Dr James Watson, the 1962 Nobel Prize winner for co-discovery of the DNA double helix. FILE PICTURE: SARAH BREZINSKY/AP
Dr James Watson, the 1962 Nobel Prize winner for co-discovery of the DNA double helix. FILE PICTURE: SARAH BREZINSKY/AP

DNA pioneer stripped of titles for claiming black people are less intelligent

By MAIL FOREIGN SERVICE Time of article published Jan 14, 2019

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London - A scientist who won the Nobel Prize for his work on DNA has been stripped of honorary titles over his ‘racist’ theories on genetics.

James Watson, who shared his prize for his work at Cambridge with Francis Crick, has repeated his claim that black people are inherently less intelligent.

The American biologist, 90, said in a TV documentary shown this month that he stood by his views that ‘all our social policies are based on the fact that their intelligence is the same as ours – where all the testing says not really’.

He claimed the differences in intelligence between black and white people was borne out by their average scores in IQ tests. In his original remarks to a magazine in 2007, Dr Watson had added that while he hoped everyone was equal, ‘people who have to deal with black employees find this is not true’.

Last week he was removed from three honorary positions at the New York lab where he spent most of his career. The board of trustees at Cold Spring Harbor Laboratory on Long Island described the views of Dr Watson as reprehensible.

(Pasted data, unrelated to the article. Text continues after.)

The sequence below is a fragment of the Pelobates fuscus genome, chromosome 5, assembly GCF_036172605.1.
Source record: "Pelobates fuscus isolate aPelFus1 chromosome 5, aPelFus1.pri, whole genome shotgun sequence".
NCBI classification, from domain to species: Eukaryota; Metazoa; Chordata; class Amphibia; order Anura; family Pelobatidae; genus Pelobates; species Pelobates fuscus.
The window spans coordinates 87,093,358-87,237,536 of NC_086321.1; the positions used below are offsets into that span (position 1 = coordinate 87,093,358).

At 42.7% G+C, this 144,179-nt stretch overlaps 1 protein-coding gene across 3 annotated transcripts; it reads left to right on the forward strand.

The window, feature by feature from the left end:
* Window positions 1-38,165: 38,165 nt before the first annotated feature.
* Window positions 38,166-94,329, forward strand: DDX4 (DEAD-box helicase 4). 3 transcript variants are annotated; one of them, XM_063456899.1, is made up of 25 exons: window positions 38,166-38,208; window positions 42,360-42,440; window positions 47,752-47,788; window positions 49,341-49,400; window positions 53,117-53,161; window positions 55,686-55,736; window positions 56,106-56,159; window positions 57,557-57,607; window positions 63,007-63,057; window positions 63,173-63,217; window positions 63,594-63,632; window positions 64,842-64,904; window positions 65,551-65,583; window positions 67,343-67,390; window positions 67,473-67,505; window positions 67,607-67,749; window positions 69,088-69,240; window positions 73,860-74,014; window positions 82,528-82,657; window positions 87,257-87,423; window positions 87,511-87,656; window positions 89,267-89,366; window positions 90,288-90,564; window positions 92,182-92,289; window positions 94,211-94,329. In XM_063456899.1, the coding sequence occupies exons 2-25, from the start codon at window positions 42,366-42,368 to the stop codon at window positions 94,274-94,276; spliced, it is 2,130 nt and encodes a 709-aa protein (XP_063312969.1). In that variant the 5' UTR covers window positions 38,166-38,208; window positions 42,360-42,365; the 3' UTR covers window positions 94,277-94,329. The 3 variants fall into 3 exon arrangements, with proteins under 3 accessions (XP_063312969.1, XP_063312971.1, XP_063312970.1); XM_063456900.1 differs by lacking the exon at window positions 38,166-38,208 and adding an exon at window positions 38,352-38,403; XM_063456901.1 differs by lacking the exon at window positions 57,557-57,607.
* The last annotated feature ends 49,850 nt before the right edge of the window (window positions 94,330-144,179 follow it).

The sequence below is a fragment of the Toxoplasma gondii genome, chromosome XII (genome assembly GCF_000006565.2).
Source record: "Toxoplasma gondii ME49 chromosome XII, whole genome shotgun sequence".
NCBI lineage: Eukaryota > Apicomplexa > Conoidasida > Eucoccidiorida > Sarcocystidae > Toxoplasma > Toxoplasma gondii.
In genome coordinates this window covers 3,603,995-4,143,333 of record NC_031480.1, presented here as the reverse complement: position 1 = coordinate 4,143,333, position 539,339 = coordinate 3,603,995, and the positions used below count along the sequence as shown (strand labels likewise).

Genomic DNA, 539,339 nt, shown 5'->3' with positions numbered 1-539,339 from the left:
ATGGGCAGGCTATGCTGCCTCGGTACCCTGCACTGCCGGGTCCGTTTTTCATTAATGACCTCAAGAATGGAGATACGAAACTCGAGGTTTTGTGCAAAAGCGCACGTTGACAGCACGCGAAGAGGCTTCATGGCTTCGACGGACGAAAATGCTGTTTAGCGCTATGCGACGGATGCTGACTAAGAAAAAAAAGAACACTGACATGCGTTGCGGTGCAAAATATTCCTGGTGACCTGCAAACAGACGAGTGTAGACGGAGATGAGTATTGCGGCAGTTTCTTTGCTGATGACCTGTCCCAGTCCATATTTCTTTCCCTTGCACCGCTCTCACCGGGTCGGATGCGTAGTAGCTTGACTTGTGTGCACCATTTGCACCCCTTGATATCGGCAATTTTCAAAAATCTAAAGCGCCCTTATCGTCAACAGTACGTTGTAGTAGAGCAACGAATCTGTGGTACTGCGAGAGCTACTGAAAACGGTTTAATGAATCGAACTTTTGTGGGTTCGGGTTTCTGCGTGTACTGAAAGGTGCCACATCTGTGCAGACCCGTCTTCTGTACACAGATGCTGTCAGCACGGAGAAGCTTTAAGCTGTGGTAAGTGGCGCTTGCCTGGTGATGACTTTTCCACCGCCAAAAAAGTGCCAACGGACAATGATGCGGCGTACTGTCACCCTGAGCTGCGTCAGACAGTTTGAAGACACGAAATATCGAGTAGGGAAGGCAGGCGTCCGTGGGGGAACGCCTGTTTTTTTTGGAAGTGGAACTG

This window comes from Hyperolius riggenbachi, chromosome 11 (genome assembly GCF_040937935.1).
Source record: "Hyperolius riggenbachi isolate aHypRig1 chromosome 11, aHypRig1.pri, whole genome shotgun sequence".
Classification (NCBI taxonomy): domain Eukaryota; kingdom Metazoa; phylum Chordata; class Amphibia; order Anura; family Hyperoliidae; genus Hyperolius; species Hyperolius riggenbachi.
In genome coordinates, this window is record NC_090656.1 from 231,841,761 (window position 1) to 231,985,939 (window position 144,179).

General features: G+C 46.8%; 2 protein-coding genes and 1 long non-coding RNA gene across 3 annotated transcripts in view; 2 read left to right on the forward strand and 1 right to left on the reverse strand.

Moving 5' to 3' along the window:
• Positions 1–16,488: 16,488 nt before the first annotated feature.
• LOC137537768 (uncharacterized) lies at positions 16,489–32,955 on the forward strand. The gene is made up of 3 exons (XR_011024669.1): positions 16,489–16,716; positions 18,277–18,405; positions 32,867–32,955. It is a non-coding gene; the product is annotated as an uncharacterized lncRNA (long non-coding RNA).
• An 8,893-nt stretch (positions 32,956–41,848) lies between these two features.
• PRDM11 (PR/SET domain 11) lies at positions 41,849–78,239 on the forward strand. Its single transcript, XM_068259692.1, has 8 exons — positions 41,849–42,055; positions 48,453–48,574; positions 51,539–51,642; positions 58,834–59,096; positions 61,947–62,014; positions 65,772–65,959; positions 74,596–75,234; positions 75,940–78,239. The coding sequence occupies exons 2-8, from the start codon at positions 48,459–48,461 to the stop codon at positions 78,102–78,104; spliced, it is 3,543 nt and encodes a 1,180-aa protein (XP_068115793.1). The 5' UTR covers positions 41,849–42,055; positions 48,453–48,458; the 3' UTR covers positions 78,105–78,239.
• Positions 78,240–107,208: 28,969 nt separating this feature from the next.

He and British biologist Dr Crick were awarded the Nobel Prize in Physiology or Medicine in 1962 for their discovery nine years earlier of the double helix structure of DNA, the molecules that carry all the genetic information determining how we grow, function and reproduce. The breakthrough was key to understanding the body’s genetic code.

In February 1953, a jubilant Dr Crick walked into The Eagle pub in Cambridge, the local for scientists at the University’s Cavendish Laboratory, and proclaimed he and Dr Watson had ‘found the secret of life’.

A blue plaque at the pub marks their discovery. Dr Crick died in 2004.

In a statement, Cold Spring Harbor Laboratory said it ‘unequivocally rejects the unsubstantiated and reckless personal opinions Dr Watson expressed on the subject of ethnicity and genetics’. It said it was revoking his titles as chancellor emeritus, professor emeritus and honorary trustee.

The lab added: ‘Dr Watson’s statements are reprehensible, unsupported by science, and in no way represent the views of CSHL, its trustees, faculty, staff, or students. The laboratory condemns the misuse of science to justify prejudice.’

Dr Watson’s son Rufus said his father, who is in a nursing home following a car crash in October, was being made out to be a bigot, which was untrue.

‘They just represent his rather narrow interpretation of genetic destiny,’ he said.

Daily Mail

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